• No need to get the book - the relativistic baseball was the very first What-if post
– user10851
Sep 24, 2014 at 20:09
• @ChrisWhite I should point out, that the book is awesome. I almost asphyxiated while laughing for some of the things in it. Sep 24, 2014 at 20:46
• I believe this answer answered all my questions perfectly. I accepted, thank you for your answer! :) Mar 21, 2015 at 8:02

Time to brush up on our physics:

(1) There are two types of Energy in the Universe: Electromagnetic and Scalar. Scalar waves travel faster than light.

(2) A straw does NOT get blown in to a tree during a tornado. There is a warping of space/time within the vortices of tornados. The tree and straw simply occupy the same space but at different times. When the tornado passes the time warp ends and you have straw in tree.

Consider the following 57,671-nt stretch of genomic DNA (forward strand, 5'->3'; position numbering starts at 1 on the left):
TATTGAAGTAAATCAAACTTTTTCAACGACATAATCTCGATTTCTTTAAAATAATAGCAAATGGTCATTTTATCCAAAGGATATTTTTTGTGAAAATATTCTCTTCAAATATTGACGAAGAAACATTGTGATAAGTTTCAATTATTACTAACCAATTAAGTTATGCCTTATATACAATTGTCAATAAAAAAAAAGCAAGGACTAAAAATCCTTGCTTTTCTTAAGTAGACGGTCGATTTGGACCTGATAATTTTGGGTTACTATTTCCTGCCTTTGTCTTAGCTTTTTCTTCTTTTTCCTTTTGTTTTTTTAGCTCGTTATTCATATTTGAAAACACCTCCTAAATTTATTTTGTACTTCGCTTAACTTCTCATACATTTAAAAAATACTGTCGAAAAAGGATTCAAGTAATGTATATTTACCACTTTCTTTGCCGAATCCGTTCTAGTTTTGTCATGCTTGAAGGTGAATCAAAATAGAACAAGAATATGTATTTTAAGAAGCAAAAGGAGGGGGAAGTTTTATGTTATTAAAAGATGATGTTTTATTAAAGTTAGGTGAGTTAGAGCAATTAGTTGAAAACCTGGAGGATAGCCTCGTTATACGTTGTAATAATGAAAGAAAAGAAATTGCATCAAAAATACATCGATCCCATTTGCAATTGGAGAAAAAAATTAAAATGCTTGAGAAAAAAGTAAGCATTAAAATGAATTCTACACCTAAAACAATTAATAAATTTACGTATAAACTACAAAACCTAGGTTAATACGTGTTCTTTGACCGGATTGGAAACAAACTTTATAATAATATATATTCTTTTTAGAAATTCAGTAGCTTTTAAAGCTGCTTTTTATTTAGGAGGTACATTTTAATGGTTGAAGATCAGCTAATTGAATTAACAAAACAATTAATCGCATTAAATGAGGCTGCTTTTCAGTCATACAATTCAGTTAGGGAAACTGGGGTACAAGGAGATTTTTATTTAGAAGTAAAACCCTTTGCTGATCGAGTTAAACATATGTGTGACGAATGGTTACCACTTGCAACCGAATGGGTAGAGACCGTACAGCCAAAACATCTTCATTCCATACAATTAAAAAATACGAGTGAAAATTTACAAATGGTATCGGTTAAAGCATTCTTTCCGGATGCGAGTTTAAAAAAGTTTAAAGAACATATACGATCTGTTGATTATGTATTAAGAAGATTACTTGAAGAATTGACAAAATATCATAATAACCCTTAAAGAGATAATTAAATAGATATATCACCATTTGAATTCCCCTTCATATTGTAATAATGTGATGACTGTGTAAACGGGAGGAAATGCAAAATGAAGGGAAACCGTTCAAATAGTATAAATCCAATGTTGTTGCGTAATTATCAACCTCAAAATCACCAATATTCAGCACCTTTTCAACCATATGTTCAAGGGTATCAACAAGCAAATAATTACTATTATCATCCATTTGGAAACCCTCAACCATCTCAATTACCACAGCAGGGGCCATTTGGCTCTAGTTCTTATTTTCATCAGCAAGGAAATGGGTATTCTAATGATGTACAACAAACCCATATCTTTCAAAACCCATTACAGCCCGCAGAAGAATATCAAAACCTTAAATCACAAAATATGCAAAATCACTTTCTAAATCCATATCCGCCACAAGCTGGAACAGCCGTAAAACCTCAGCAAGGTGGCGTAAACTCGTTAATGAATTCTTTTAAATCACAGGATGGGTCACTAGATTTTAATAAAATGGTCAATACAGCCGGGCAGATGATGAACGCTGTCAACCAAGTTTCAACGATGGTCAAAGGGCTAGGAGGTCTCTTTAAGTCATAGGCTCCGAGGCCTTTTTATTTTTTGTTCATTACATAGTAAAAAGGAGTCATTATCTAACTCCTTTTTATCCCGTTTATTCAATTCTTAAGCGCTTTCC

• Um, what? Nothing in this answer seems to be remotely correct. Jan 19, 2016 at 15:44
• Please write answers only if you have any idea of what you are talking about. Jan 19, 2016 at 15:47
• Physics doesn't have to "seem remotely correct" for it to be correct. Quantum Mechanics is full of things that don't "seem remotely correct." Jan 19, 2016 at 16:01
• "There is a warping of space/time within the vortices of tornados." there is no such thing. Jan 19, 2016 at 16:03
• The part about "Time to brush up on physics" is correct, I think.
– pela
Jan 19, 2016 at 16:11